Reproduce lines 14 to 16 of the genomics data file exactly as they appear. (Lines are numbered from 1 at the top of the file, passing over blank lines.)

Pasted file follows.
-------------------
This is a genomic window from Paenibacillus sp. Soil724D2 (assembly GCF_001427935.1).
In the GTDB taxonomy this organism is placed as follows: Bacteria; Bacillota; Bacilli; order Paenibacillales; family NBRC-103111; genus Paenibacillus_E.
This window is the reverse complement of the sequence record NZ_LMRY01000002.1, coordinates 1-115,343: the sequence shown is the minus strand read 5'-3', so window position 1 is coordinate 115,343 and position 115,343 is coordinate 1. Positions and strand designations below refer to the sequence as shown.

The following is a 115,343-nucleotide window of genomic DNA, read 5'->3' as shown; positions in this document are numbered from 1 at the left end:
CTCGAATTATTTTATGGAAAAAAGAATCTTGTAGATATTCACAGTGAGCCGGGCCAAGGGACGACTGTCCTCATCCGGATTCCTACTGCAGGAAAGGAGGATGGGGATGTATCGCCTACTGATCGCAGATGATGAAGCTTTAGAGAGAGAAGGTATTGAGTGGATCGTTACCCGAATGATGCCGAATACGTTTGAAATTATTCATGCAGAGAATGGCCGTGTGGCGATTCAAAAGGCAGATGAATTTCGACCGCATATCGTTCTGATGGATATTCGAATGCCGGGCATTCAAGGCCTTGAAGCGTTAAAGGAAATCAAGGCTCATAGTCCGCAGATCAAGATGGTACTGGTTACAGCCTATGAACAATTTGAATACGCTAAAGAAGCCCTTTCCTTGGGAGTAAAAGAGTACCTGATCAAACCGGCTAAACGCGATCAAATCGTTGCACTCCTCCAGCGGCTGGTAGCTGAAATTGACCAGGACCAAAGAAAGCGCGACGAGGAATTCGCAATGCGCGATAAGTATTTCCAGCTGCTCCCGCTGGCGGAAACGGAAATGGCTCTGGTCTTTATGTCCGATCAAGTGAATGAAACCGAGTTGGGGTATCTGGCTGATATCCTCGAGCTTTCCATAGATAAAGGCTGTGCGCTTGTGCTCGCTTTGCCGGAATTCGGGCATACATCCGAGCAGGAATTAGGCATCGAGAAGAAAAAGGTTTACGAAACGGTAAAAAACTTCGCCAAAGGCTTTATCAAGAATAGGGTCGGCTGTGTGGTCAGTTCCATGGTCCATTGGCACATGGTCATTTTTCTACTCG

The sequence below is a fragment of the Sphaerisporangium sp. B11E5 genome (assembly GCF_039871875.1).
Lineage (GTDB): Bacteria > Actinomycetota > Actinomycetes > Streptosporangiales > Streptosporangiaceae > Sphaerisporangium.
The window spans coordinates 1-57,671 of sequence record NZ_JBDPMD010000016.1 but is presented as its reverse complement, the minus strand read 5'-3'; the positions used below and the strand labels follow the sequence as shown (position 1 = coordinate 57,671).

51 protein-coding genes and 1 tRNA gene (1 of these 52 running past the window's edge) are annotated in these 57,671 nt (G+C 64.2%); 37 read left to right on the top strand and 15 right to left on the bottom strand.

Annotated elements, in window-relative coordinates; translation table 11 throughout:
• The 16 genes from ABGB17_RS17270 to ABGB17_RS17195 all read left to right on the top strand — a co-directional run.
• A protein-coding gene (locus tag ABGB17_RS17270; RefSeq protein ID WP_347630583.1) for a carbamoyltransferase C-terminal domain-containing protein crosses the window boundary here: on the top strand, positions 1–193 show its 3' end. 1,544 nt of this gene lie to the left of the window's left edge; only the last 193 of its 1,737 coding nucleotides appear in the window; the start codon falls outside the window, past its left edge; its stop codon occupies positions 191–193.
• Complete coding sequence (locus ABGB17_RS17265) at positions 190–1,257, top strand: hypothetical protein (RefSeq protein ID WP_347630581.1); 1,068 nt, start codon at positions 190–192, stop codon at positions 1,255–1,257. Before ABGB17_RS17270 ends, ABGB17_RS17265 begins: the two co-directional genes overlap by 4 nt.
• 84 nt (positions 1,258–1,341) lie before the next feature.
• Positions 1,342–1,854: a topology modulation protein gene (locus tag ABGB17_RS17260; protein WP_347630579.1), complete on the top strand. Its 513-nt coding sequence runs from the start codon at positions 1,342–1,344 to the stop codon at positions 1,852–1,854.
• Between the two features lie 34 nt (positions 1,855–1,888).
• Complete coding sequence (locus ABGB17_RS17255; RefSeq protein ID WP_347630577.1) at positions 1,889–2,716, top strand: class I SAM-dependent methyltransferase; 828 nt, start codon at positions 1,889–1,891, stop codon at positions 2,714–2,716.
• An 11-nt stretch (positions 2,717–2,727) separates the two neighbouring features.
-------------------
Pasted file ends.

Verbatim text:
• 84 nt (positions 1,258–1,341) lie before the next feature.
• Positions 1,342–1,854: a topology modulation protein gene (locus tag ABGB17_RS17260; protein WP_347630579.1), complete on the top strand. Its 513-nt coding sequence runs from the start codon at positions 1,342–1,344 to the stop codon at positions 1,852–1,854.
• Between the two features lie 34 nt (positions 1,855–1,888).